Rakowicki Cemetery

Rakowicki Cemetery (Cmentarz Rakowicki), a rambling cemetery located in Old Town Krakow, was established in 1803 and over the course of the last two centuries has been expanded several times. The cemetery is notable for its architecture as well as being the resting spot of many famous Poles.

 

Spring in Krakow

I like the wildness of spring in Krakow. I like how the plants are untamed, and the weather is unpredictable. Saturday is balmy, and Sunday rain will come down in sheets. Life, for a bit, is festive, as the market comes again to the Rynek, and post-Easter Emaus is a spectacle of kitsch.

Monthly Reads — March 2017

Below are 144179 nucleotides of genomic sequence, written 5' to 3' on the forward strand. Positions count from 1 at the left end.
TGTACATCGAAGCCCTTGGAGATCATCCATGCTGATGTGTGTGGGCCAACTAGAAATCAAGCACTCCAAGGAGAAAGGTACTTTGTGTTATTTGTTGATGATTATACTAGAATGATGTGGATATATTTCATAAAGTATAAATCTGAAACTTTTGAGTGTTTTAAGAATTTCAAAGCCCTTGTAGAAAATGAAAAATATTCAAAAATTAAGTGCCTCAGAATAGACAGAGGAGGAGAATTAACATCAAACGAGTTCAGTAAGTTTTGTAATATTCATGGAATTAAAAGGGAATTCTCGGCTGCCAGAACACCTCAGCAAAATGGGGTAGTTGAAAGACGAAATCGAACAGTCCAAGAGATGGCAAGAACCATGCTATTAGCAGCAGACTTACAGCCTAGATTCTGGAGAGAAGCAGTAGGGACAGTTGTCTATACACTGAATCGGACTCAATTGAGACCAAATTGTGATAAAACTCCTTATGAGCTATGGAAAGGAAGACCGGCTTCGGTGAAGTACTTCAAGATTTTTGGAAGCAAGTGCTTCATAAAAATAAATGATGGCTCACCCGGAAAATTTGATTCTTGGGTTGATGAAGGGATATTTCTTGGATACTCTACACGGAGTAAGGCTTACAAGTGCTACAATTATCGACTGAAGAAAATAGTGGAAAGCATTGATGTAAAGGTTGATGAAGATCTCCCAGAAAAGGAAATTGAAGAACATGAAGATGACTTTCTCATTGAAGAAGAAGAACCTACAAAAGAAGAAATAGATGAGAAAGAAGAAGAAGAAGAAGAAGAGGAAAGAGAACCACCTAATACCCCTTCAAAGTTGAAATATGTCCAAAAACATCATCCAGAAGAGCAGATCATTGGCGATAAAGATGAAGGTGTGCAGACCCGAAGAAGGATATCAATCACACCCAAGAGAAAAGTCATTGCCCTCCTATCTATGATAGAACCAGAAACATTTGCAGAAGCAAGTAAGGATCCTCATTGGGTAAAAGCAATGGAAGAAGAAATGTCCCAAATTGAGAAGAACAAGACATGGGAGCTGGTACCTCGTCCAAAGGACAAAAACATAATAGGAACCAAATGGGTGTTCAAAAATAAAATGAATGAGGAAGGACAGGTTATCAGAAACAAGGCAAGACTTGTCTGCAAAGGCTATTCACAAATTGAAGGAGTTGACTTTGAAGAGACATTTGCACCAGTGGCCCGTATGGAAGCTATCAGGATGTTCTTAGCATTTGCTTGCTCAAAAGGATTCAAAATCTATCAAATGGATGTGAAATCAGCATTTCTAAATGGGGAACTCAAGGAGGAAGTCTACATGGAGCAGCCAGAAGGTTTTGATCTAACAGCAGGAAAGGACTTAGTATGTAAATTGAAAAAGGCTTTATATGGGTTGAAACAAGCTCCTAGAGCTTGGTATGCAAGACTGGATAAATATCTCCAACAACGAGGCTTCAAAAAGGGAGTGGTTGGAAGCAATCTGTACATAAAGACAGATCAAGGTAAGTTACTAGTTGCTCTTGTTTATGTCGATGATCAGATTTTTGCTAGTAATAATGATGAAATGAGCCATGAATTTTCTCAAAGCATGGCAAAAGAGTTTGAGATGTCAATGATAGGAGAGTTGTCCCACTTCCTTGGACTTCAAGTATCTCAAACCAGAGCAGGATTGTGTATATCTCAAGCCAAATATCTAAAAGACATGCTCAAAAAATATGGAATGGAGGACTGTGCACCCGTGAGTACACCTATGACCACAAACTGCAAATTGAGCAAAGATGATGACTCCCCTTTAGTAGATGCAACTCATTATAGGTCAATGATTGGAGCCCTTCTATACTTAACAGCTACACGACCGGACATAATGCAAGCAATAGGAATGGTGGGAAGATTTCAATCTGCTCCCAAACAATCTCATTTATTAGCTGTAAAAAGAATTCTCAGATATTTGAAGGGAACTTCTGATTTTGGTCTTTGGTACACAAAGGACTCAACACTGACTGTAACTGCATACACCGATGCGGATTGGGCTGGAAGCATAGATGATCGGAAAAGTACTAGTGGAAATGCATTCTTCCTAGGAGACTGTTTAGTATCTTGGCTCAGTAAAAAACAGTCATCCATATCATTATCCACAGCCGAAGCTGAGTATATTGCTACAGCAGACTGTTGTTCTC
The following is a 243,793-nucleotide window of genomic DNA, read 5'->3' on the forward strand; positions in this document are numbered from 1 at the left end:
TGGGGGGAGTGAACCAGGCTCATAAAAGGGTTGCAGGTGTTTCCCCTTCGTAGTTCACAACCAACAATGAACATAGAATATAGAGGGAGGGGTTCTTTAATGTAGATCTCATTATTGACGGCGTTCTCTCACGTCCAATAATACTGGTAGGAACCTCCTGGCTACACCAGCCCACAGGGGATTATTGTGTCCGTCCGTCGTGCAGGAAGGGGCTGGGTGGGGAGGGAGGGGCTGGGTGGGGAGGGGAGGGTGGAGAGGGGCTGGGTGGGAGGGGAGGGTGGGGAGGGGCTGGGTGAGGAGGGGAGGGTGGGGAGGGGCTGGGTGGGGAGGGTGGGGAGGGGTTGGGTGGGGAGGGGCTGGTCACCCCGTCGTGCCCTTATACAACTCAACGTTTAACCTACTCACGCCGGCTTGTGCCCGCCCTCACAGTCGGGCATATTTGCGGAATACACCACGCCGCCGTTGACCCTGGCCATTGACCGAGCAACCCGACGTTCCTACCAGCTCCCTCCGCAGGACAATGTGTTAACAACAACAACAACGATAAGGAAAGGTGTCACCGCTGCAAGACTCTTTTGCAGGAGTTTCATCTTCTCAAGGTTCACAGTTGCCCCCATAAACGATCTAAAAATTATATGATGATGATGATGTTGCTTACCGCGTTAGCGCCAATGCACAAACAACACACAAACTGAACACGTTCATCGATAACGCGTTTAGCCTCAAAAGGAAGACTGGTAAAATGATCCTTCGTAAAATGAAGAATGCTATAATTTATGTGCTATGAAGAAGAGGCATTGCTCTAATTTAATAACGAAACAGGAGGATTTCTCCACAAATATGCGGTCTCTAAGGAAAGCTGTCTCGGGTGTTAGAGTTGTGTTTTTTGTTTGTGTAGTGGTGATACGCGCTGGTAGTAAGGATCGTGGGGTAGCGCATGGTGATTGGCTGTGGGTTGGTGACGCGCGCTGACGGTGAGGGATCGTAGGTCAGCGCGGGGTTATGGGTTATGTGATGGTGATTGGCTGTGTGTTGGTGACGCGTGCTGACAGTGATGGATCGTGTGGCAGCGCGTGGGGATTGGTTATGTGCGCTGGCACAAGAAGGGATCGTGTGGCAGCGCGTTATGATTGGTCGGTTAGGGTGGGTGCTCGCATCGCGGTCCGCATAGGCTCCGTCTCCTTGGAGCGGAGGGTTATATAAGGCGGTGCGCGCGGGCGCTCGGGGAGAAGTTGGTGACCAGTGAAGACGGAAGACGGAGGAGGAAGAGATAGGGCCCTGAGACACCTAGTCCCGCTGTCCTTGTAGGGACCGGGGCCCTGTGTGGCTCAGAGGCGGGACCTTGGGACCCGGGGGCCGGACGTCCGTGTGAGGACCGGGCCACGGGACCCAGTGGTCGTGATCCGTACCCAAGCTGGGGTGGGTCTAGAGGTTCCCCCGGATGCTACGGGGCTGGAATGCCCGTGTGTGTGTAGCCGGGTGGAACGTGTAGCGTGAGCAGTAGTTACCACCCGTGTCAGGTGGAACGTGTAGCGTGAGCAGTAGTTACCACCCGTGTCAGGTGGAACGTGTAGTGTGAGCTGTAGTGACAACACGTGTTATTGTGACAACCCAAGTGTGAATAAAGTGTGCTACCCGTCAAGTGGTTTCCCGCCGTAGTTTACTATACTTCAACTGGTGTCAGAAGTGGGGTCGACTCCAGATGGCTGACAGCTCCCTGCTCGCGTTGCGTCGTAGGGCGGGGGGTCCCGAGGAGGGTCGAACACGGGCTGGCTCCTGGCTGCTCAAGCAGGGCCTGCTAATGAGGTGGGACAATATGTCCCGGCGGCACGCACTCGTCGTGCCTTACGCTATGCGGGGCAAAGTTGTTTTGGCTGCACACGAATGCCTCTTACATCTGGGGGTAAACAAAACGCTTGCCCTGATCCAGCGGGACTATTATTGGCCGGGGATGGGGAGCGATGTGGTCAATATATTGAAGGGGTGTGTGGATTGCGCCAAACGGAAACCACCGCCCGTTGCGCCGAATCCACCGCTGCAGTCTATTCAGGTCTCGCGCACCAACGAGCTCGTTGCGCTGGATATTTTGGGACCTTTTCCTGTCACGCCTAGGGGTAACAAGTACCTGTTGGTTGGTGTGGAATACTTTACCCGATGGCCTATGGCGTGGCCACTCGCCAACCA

In March I had lots of books started, but only managed to get through three of them. The jury is still out on whether or not I really enjoyed what I read this month.

Time Bites — Doris Lessing

This is the first book of Lessing’s that I have read, and I’m not sure if it was a good place to start with Lessing’s work. Time Bites is a collection of essays, most of them dealing with literature or topics closely related to literature. I really like to read essay collections. I find they are relatively easy reads, and I like that I don’t necessarily have to read it in order or continuously. Time Bites is quite long, and after attempting to read every essay in it for the last two month, I decided to pick out about 20 of the ones that interested me the most. The problem was, though, that these essays bored me, even the ones that  I thought would be really interesting. Also, there were periods where Lessing would randomly bring up how much she disliked “political correctness” and it seemed very out of place whenever she did it. Overall, most of the essays I found were just boring or off-putting.

We Should All Be Feminists — Chimamanda Ngozi Adichie